Faculty Members Share Wanderlust with Students

October 4, 2022

Short-Term Study Trips Abroad Often Are a ‘Signature’ College Experience

Wilmington College faculty members Jim FitzSimmons and Angela Mitchell fondly recall family vacations when their parents packed the kids in the car and took off across the country. Seeds for their love of travel — wanderlust — planted all those years ago continue to bear fruit as the duo has led more than a dozen Wilmington College Spring Break trips to Europe.

PICTURED: Dr. Jim FitzSimmons and Dr. Angela Mitchell stand near a poster of photos from previous student trips to Europe.

After a pandemic-imposed hiatus of WC study trips since 2020, they are ready to take flight again this coming May when they lead a tour of Ireland.

For Mitchell, a professor of business administration, her childhood memories center upon regular family trips to visit grandparents in Clearwater, FL. “We weren’t ‘beachy’ people, so we enjoyed visiting historic and other interesting attractions,” she said.

FitzSimmons, professor of mathematics, recalls month-long summer trips across the United States and Canada since his educator-parents had summers off from teaching. “I learned a lot on these trips. Even traveling across the center of the country with boring cornfields, it gave me a sense that people and places were not all like Ohio,” he said.

Mitchell said being a student at WC in the 1990s opened new worlds as she traveled on faculty-led trips to chemistry conferences in Chicago and New Orleans. Her first flight was to Sweden on business for Procter & Gamble.

“Those were unique experiences for a girl from Hillsboro,” she said. “I totally get where many of our students are.”

Indeed, many WC students have not flown let alone have been out of the country. It’s from that background that WC’s study abroad trips can offer a signature educational hands-on learning experience. “College in general tries to broaden perspectives, but international travel is a really unique way of learning by doing,” FitzSimmons said. “For many students, Cincinnati is a big city, but they’ve found it’s not on the international level of, say, London, Paris or Rome.”

Cities like London feature many sub-cultures within the traditional English culture — indeed, Indian food is a top choice for the British.

“It’s a great experience learning to navigate a big city in places that speak languages other than English — and to operate there without a cell phone,” Mitchell said, noting that trips are also a lesson in getting along with others for a week. “Personal space doesn’t exist!”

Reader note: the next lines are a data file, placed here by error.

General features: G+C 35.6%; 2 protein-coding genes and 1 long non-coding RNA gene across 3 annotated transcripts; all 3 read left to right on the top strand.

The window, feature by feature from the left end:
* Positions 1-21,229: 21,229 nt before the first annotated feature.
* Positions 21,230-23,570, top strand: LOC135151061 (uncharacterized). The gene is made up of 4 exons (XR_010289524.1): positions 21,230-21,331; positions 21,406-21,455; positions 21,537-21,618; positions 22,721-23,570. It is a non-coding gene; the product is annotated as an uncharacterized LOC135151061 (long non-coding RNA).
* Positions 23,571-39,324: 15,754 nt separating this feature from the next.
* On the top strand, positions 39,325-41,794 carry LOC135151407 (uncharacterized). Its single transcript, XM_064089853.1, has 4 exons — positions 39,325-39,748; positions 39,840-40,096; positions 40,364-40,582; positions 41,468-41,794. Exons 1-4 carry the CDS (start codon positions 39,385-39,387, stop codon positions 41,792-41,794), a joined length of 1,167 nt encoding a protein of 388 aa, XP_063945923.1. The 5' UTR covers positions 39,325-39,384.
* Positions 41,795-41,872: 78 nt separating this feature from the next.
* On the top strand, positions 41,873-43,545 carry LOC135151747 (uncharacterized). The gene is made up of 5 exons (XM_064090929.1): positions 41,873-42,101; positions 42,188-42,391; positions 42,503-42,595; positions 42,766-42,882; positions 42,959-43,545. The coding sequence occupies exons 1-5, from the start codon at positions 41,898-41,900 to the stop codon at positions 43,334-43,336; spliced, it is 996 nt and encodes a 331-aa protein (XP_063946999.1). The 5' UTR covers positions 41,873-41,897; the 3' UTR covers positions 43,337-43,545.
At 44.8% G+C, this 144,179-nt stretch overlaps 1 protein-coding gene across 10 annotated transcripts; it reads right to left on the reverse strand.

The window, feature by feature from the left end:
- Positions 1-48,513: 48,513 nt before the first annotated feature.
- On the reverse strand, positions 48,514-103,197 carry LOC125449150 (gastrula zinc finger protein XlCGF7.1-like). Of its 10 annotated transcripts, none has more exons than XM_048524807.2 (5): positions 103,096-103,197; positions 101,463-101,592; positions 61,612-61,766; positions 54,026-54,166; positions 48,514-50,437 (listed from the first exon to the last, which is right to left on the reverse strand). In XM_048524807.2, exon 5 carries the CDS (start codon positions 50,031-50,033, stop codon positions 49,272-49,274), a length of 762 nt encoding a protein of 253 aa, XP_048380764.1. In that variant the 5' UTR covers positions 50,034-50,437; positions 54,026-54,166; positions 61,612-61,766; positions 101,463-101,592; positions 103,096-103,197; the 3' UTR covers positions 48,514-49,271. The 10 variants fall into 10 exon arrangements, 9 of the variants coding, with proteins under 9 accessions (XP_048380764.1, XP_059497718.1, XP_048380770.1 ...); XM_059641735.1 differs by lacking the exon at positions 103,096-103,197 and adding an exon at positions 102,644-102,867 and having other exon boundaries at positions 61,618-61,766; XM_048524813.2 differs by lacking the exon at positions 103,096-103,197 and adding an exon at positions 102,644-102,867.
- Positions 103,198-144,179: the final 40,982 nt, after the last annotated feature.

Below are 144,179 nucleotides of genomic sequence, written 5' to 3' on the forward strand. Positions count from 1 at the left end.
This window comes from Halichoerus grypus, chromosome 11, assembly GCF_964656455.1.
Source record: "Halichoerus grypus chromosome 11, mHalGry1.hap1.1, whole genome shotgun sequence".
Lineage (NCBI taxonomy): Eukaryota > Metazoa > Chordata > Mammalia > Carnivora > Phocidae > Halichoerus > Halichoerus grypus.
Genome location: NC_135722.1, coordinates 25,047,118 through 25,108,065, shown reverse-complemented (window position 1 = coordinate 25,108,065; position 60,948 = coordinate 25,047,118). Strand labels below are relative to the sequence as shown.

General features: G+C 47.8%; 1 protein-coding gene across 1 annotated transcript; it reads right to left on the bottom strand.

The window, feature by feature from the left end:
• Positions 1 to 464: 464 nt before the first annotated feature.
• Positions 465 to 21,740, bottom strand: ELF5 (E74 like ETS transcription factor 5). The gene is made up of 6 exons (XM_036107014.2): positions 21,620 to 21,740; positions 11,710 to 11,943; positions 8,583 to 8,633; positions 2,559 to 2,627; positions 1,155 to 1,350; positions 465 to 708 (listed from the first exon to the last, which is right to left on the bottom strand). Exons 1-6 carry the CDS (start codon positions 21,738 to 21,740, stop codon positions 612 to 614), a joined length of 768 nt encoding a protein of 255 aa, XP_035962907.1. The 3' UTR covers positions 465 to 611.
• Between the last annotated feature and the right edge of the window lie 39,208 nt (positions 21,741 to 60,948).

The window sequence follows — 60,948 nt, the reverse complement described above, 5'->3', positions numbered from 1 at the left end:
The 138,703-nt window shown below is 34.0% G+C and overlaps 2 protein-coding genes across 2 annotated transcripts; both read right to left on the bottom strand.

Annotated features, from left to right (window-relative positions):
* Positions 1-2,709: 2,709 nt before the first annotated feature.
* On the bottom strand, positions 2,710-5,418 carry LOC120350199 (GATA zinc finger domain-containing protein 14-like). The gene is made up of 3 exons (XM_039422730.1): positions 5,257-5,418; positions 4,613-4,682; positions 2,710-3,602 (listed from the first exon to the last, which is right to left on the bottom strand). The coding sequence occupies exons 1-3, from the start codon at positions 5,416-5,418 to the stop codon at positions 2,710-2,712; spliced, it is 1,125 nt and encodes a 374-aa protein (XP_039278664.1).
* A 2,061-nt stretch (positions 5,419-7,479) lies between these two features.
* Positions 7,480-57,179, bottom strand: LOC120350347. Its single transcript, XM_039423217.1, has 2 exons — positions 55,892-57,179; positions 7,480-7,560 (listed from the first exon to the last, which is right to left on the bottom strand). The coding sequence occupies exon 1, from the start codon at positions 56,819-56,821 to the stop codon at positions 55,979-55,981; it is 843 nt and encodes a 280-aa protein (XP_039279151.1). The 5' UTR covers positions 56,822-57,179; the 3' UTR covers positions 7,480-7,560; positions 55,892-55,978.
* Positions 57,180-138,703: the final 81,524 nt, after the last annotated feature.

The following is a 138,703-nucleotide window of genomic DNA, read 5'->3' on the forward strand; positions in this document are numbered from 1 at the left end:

FitzSimmons added that Americans often see themselves as being in the center of the world, something those on study trips quickly realize isn’t necessarily true for much of the rest of the world. Indeed, soccer is football in Europe and tipping at restaurants involves handing a gratuity directly to the server instead of leaving it on the table or adding it to a credit card purchase. Simply ordering water in Paris can result in a 9-euro bottle of sparkling water when free tap water was the American’s intent.

WC’s European trips feature a classroom component both before and after the excursions in which students can earn academic credits that fulfill global/international course requirements.

“These trips are designed to develop the confidence to make students realize, ‘I can figure this out,'” Mitchell said. FitzSimmons added, “We shepherd them through a broadening of perspectives. I love it when students say their travel experience was among their best Wilmington College experiences. We’ve seen that travel can be a transforming personal experience.

“This is what we want to do as a College!”

WC uses the company, EF (Education First) College Study Tours, for its excursions abroad. They feature a tour director who is with the group from arrival in-country through departure while also providing activity-specific tour guides.

“We’ve found that EF gives students the tools to navigate this new experience,” Mitchell said, noting their tours also encourage family members and interested persons from the community to travel with the student groups.

Mitchell said, hands-down, traveling to Greece has been her favorite while FitzSimmons waffled a bit by answering his favorites are Italy and Greece for the history they offer but Ireland wins for its “fantastic” people. They’ve also led tours to Germany, Austria, Switzerland, Netherlands, Belgium, France, Spain, England, Wales, Northern Ireland and Scotland.

Ireland isn’t the only destination for Wilmington College this academic year. Other trip leaders are looking to get back on the road again. Marta Wilkinson, professor of English, is leading a Spring Break trip to France and Campus Minister Nancy McCormick is heading a service trip to Belize. Kendra Cipollini, professor of biology/environmental science, is heading to Costa Rica in late December with biology students while also leading a Spring Break trip to Germany/Switzerland and Chip Murdock, director of the offices of Diversity + Inclusion and Service and Civic Engagement, is leading a Washington, D.C. Diversity Museums and Memorials trip after the semester concludes in December and a Spring Break Civil Rights Tour to Atlanta and eastern Alabama in March. Also, Michael Snarr, professor of political science, will take students to Washington, D.C., in March for one of WC’s signature hands-on learning experiences, the Spring Lobby Trip. A similar excursion  geared for agriculture students was held earlier this fall.